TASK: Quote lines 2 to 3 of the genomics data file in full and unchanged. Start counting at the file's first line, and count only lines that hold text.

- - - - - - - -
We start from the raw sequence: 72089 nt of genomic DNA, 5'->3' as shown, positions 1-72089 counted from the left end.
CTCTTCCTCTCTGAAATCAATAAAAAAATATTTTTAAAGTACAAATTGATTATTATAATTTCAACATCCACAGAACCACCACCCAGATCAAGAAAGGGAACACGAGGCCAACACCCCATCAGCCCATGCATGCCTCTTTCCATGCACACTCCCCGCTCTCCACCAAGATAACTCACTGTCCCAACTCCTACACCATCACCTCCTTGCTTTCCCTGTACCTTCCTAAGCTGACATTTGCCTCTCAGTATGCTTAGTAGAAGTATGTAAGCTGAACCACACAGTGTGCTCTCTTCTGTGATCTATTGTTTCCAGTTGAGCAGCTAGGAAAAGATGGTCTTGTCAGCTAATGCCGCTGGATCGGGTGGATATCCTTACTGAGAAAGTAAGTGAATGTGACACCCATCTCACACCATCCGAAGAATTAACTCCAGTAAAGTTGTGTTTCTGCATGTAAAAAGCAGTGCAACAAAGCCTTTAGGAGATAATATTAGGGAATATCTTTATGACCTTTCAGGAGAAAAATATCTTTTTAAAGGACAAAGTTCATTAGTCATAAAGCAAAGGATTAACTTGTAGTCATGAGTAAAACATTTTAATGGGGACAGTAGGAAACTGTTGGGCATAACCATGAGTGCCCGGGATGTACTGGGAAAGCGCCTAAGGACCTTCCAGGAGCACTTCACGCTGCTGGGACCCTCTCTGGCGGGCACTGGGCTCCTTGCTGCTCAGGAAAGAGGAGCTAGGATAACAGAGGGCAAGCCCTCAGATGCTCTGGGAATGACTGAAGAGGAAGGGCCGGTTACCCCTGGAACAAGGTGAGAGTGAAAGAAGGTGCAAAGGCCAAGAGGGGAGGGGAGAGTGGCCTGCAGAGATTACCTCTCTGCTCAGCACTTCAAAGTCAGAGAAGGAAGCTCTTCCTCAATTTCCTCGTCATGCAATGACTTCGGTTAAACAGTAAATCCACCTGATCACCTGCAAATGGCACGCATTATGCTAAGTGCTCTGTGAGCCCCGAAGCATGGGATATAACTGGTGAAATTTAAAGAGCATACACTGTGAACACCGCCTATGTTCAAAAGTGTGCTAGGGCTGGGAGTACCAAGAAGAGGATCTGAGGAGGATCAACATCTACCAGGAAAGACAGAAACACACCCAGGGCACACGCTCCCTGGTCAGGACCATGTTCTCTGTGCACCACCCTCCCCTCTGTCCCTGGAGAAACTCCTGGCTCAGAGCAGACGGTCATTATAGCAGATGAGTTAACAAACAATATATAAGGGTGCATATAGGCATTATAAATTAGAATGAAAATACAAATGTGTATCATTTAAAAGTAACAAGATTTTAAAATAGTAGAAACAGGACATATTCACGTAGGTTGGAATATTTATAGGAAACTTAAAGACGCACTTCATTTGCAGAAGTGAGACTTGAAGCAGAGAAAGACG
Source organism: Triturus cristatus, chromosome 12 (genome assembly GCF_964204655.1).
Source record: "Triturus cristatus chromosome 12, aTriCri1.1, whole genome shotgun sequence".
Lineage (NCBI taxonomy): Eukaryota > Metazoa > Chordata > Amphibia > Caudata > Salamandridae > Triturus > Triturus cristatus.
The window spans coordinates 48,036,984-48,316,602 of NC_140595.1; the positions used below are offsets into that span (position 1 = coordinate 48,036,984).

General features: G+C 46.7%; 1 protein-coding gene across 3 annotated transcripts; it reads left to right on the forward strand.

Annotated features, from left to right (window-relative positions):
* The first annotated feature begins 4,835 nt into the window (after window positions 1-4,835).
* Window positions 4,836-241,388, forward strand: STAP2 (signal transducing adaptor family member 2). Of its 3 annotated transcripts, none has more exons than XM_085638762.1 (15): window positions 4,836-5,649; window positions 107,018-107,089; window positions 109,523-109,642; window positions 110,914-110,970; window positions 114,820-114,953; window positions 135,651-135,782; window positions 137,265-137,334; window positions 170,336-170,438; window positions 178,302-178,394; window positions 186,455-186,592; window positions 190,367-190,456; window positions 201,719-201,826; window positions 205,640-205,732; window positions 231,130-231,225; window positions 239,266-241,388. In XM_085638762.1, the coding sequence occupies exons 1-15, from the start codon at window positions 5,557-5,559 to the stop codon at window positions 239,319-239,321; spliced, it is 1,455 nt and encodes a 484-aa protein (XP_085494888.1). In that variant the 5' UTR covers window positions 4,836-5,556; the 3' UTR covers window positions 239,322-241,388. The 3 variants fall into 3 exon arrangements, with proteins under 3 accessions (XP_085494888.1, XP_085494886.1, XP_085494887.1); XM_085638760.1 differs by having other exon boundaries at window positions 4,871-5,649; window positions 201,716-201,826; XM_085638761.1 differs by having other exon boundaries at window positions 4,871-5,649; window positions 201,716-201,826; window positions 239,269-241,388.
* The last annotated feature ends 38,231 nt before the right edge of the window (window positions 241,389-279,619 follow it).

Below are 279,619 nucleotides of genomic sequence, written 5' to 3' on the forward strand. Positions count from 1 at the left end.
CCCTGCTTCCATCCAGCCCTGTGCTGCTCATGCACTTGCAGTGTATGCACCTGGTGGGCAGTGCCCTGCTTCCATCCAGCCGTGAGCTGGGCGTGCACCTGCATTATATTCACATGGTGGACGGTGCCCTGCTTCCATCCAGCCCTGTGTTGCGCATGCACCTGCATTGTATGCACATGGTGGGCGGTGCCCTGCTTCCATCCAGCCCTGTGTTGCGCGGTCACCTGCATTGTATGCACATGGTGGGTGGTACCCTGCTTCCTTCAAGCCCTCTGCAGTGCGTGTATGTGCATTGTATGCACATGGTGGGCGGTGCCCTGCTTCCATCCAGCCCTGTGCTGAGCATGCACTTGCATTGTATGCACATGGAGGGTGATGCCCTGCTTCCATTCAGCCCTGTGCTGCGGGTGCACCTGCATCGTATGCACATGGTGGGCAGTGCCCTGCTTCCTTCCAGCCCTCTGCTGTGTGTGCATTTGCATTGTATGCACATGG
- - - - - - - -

CTCTTCCTCTCTGAAATCAATAAAAAAATATTTTTAAAGTACAAATTGATTATTATAATTTCAACATCCACAGAACCACCACCCAGATCAAGAAAGGGAACACGAGGCCAACACCCCATCAGCCCATGCATGCCTCTTTCCATGCACACTCCCCGCTCTCCACCAAGATAACTCACTGTCCCAACTCCTACACCATCACCTCCTTGCTTTCCCTGTACCTTCCTAAGCTGACATTTGCCTCTCAGTATGCTTAGTAGAAGTATGTAAGCTGAACCACACAGTGTGCTCTCTTCTGTGATCTATTGTTTCCAGTTGAGCAGCTAGGAAAAGATGGTCTTGTCAGCTAATGCCGCTGGATCGGGTGGATATCCTTACTGAGAAAGTAAGTGAATGTGACACCCATCTCACACCATCCGAAGAATTAACTCCAGTAAAGTTGTGTTTCTGCATGTAAAAAGCAGTGCAACAAAGCCTTTAGGAGATAATATTAGGGAATATCTTTATGACCTTTCAGGAGAAAAATATCTTTTTAAAGGACAAAGTTCATTAGTCATAAAGCAAAGGATTAACTTGTAGTCATGAGTAAAACATTTTAATGGGGACAGTAGGAAACTGTTGGGCATAACCATGAGTGCCCGGGATGTACTGGGAAAGCGCCTAAGGACCTTCCAGGAGCACTTCACGCTGCTGGGACCCTCTCTGGCGGGCACTGGGCTCCTTGCTGCTCAGGAAAGAGGAGCTAGGATAACAGAGGGCAAGCCCTCAGATGCTCTGGGAATGACTGAAGAGGAAGGGCCGGTTACCCCTGGAACAAGGTGAGAGTGAAAGAAGGTGCAAAGGCCAAGAGGGGAGGGGAGAGTGGCCTGCAGAGATTACCTCTCTGCTCAGCACTTCAAAGTCAGAGAAGGAAGCTCTTCCTCAATTTCCTCGTCATGCAATGACTTCGGTTAAACAGTAAATCCACCTGATCACCTGCAAATGGCACGCATTATGCTAAGTGCTCTGTGAGCCCCGAAGCATGGGATATAACTGGTGAAATTTAAAGAGCATACACTGTGAACACCGCCTATGTTCAAAAGTGTGCTAGGGCTGGGAGTACCAAGAAGAGGATCTGAGGAGGATCAACATCTACCAGGAAAGACAGAAACACACCCAGGGCACACGCTCCCTGGTCAGGACCATGTTCTCTGTGCACCACCCTCCCCTCTGTCCCTGGAGAAACTCCTGGCTCAGAGCAGACGGTCATTATAGCAGATGAGTTAACAAACAATATATAAGGGTGCATATAGGCATTATAAATTAGAATGAAAATACAAATGTGTATCATTTAAAAGTAACAAGATTTTAAAATAGTAGAAACAGGACATATTCACGTAGGTTGGAATATTTATAGGAAACTTAAAGACGCACTTCATTTGCAGAAGTGAGACTTGAAGCAGAGAAAGACG
Source organism: Triturus cristatus, chromosome 12 (genome assembly GCF_964204655.1).